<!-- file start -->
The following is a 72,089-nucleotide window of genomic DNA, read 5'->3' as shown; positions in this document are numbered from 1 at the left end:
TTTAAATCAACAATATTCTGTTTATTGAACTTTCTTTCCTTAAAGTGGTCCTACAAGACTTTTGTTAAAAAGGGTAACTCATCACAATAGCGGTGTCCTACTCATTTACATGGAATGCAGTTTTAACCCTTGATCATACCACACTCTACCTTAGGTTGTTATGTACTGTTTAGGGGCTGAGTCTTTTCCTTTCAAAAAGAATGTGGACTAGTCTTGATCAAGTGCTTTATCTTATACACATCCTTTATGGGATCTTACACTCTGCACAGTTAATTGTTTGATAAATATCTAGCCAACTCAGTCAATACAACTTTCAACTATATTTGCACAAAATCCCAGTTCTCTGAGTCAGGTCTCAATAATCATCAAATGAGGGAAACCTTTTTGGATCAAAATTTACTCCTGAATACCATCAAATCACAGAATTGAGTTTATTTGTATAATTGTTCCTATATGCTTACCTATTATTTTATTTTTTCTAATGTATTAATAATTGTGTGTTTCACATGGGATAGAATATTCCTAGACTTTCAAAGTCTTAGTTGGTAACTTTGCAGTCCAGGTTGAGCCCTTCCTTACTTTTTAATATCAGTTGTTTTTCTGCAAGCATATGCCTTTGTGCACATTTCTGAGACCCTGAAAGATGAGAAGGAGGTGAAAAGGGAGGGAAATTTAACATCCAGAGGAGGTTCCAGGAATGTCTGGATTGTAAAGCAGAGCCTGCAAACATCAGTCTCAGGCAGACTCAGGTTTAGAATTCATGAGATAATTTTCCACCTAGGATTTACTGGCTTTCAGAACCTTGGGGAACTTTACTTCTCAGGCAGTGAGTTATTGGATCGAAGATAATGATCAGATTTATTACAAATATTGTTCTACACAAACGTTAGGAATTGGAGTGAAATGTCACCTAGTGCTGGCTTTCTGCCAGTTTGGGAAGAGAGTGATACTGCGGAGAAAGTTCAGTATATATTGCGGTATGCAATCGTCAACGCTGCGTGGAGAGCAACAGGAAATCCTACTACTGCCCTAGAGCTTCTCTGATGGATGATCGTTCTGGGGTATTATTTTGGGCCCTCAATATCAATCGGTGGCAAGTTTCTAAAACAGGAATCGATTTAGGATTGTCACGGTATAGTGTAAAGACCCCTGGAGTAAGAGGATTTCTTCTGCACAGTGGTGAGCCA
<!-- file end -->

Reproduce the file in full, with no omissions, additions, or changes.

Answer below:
The following is a 72,089-nucleotide window of genomic DNA, read 5'->3' as shown; positions in this document are numbered from 1 at the left end:
TTTAAATCAACAATATTCTGTTTATTGAACTTTCTTTCCTTAAAGTGGTCCTACAAGACTTTTGTTAAAAAGGGTAACTCATCACAATAGCGGTGTCCTACTCATTTACATGGAATGCAGTTTTAACCCTTGATCATACCACACTCTACCTTAGGTTGTTATGTACTGTTTAGGGGCTGAGTCTTTTCCTTTCAAAAAGAATGTGGACTAGTCTTGATCAAGTGCTTTATCTTATACACATCCTTTATGGGATCTTACACTCTGCACAGTTAATTGTTTGATAAATATCTAGCCAACTCAGTCAATACAACTTTCAACTATATTTGCACAAAATCCCAGTTCTCTGAGTCAGGTCTCAATAATCATCAAATGAGGGAAACCTTTTTGGATCAAAATTTACTCCTGAATACCATCAAATCACAGAATTGAGTTTATTTGTATAATTGTTCCTATATGCTTACCTATTATTTTATTTTTTCTAATGTATTAATAATTGTGTGTTTCACATGGGATAGAATATTCCTAGACTTTCAAAGTCTTAGTTGGTAACTTTGCAGTCCAGGTTGAGCCCTTCCTTACTTTTTAATATCAGTTGTTTTTCTGCAAGCATATGCCTTTGTGCACATTTCTGAGACCCTGAAAGATGAGAAGGAGGTGAAAAGGGAGGGAAATTTAACATCCAGAGGAGGTTCCAGGAATGTCTGGATTGTAAAGCAGAGCCTGCAAACATCAGTCTCAGGCAGACTCAGGTTTAGAATTCATGAGATAATTTTCCACCTAGGATTTACTGGCTTTCAGAACCTTGGGGAACTTTACTTCTCAGGCAGTGAGTTATTGGATCGAAGATAATGATCAGATTTATTACAAATATTGTTCTACACAAACGTTAGGAATTGGAGTGAAATGTCACCTAGTGCTGGCTTTCTGCCAGTTTGGGAAGAGAGTGATACTGCGGAGAAAGTTCAGTATATATTGCGGTATGCAATCGTCAACGCTGCGTGGAGAGCAACAGGAAATCCTACTACTGCCCTAGAGCTTCTCTGATGGATGATCGTTCTGGGGTATTATTTTGGGCCCTCAATATCAATCGGTGGCAAGTTTCTAAAACAGGAATCGATTTAGGATTGTCACGGTATAGTGTAAAGACCCCTGGAGTAAGAGGATTTCTTCTGCACAGTGGTGAGCCA